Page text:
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Capsule reviews of recently reviewed films 

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CRANK: HIGH VOLTAGE Chev Chelios (Jason Statham) is pissed off. Organ thieves have stolen his heart and now he's going to fight them to get it back.

DRAGONBALL: EVOLUTION Forces of good and evil fight for control of the Dragonballs. The fate of the world is at stake. Special effects and stunt fighting ensue.

DUPLICITY (PG-13) Espionage, romance, and the perfect con are mixed together for this thriller cocktail. Clive Owen and Julia Roberts star.

EVERLASTING MOMENTS  3 stars (NR) In early 20th-century Sweden, a downtrodden mother (Maria Heiskanen) contends with poverty, World War I, and a drunken, abusive husband (Mikael Persbrant), leaving little time for her inchoate talent as a photographer. A Golden Globe nominee for Best Foreign Language Film, this often grim drama presented primarily from her daughter's point of view, often suggests a Scandinavian Angela's Ashes. Everlasting Moments features subtly gorgeous cinematography and offers a primer in 100-year-old photography, but the woman's commitment to her brutish spouse seems as much masochistic as martyrlike, and proves to be the film's one area that could use more development. — Holman

FAST & FURIOUS Does the scent of burning rubber get your engine going? This flick invites you to fill up your tank with Vin Diesel for two hours of car chases around Los Angeles.

FIGHTING The title says it all. A young man enters a seedy circuit of bare-knuckle brawling. Will he be able to keep all his teeth?

GHOSTS OF GIRLFRIENDS PAST Don't be fooled by the spooky title. This romantic comedy starring Matthew McConaughey and Jennifer Garner has more laughs than gasps.

GOODBYE SOLO (Not Rated) Ramin Bahrani, director of the acclaimed indie films Man Push Cart and Chop Shop, explores the relationship between a talkative black taxi driver and a gloomy white passenger in North Carolina. 

GOMORRAH 3 stars (NR) Italy's official entry for this year's Academy Awards offers a sprawling, journalistic portrayal of the Camorra crime syndicate in Naples. Director Matteo Garrone's five entwined narrative lines cross generations and social strata, from a white-collar toxic waste dumper to an impoverished housing projects kid named Totó (Salvatore Abruzzese) who aspires to join a "clan." Gomorrah leaves audiences in the position of innocent bystanders, without always knowing who the players are or where sudden violence will come from, and manages to offer a gangster film without a trace of glamour. — Holman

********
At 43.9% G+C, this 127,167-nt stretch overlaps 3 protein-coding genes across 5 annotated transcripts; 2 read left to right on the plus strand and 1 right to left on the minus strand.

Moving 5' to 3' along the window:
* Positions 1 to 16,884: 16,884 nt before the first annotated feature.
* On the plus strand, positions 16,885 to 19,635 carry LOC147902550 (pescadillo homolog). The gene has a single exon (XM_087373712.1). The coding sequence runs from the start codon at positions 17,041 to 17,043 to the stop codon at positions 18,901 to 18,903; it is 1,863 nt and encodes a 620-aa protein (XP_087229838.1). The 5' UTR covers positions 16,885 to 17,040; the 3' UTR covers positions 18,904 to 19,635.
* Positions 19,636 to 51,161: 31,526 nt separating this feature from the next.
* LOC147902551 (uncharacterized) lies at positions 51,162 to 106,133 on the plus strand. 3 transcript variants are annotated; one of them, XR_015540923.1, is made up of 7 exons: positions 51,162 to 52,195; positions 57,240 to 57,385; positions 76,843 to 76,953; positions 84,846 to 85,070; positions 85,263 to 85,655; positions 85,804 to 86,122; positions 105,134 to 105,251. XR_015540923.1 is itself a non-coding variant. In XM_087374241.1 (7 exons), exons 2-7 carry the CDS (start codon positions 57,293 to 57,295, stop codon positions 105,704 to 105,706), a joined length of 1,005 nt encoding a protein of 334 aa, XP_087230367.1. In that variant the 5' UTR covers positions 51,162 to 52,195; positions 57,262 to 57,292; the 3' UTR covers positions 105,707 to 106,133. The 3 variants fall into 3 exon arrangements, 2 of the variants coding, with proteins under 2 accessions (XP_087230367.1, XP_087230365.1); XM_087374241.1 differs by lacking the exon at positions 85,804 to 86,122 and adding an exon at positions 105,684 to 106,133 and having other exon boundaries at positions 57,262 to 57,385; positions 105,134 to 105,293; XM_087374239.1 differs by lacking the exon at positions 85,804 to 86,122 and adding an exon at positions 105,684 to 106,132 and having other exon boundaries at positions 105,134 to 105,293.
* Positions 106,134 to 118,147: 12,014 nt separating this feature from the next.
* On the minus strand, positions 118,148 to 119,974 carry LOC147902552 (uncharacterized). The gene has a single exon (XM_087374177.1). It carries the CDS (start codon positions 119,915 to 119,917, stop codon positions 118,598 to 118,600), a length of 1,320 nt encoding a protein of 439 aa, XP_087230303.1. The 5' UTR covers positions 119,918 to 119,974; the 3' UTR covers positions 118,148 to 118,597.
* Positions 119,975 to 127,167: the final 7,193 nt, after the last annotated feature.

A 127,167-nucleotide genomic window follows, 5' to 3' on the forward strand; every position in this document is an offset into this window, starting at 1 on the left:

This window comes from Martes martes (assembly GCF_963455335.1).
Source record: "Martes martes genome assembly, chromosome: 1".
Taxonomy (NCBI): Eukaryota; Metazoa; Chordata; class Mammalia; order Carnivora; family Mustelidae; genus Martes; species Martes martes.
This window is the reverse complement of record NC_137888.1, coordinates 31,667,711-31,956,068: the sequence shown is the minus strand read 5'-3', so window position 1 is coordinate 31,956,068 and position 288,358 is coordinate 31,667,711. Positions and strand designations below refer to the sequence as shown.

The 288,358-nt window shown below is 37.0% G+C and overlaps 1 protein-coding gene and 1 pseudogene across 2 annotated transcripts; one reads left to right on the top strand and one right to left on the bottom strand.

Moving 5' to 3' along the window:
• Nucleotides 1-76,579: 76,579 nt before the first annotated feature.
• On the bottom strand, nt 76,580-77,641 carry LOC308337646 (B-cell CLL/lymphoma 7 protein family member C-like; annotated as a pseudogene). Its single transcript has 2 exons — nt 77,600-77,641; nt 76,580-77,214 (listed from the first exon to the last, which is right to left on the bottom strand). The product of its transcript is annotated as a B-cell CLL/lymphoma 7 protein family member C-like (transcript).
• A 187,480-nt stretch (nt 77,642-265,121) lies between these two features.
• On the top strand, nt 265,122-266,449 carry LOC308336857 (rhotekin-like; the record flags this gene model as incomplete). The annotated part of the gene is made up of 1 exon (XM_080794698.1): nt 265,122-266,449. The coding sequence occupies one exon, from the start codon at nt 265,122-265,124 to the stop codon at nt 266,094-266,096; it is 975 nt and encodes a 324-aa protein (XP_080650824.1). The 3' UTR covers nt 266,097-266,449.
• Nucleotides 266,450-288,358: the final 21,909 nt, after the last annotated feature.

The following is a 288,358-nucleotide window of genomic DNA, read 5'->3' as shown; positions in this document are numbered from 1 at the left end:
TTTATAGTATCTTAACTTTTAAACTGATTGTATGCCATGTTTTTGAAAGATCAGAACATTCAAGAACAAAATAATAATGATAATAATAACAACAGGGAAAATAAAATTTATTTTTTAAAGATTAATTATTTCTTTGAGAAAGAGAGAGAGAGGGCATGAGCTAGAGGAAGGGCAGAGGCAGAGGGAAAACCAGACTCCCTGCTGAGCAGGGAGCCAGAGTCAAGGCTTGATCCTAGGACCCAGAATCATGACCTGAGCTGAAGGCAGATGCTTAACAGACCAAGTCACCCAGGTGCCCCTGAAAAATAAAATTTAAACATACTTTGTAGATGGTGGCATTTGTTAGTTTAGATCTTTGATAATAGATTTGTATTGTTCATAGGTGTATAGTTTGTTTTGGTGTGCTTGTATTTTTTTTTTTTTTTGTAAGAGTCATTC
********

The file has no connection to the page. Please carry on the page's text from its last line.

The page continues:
THE GREAT BUCK HOWARD 2 stars (PG) The title character of The Great Buck Howard, played by John Malkovich, prefers to be identified as a "mentalist." Old-school hypnotism and hints of telepathy anchor his old-fashioned stage act, along with threadbare jokes and a half-spoken rendition of "What the World Needs Now." The film proves to be more focused and plot-driven than Christopher Guest's improvised ensemble comedies about pop culture bottom-feeders, but fails to give Buck an adequate foil. — Holman

HANNAH MONTANA: THE MOVIE Like watching Coal Miner's Daughter in reverse, a young pop singer struggles to leave the stage for a life in the Appalachians.

THE INFORMERS 2 stars (R) This year's cinematic flashback to the 1980s evokes the pretentious "brat pack" literature of the decade with this adaptation of a Bret Easton Ellis short story collection, published in the 1990s but set in 1983. Primarily the film follows a group of vacuous, spoiled young Los Angelenos, one of whom (Jon Foster) wonders if there's more to life than drugs and group sex. The young actors prove uniformly terrible, while the performers playing the older generation, including Kim Basinger and Mickey Rourke, deliver more substantive, if underwritten, performances. Unlike such energetic Ellis adaptations as American Psycho and Rules of Attraction, The Informers takes Ellis' superficial observations at face value. — Holman

THE INTERNATIONAL 2 stars (R) An Interpol agent (Clive Owen) and a New York City attorney (Naomi Watts) try to build a case against a corrupt global bank, but all their potential witnesses end up dead. Inspired by the BCCI banking scandal of the 1990s, The International hits the national mood just right — what better time to attack financial institutions than during a global financial meltdown? Run Lola Run director Tom Tykwer offers technically proficient spy-type thrills, but the film wavers uncertainly between loud action movie and tub-thumping economic populism. — Holman

IS ANYBODY THERE? 3 stars (PG-13) Angry, aging magician “The Amazing Clarence” (Michael Caine) unwillingly moves into an English couple’s modest old-age home where he gradually befriends a ghost-obsessed boy (Bill Milner). Caine’s rage-against-the-dying-of-the-light performance redeems an otherwise predictable script, which features David Morrissey as a dad facing a midlife crisis. — Holman 

I LOVE YOU, MAN (R) A bromantic comedy about the struggles of Paul Rudd to find the best man for his wedding. 

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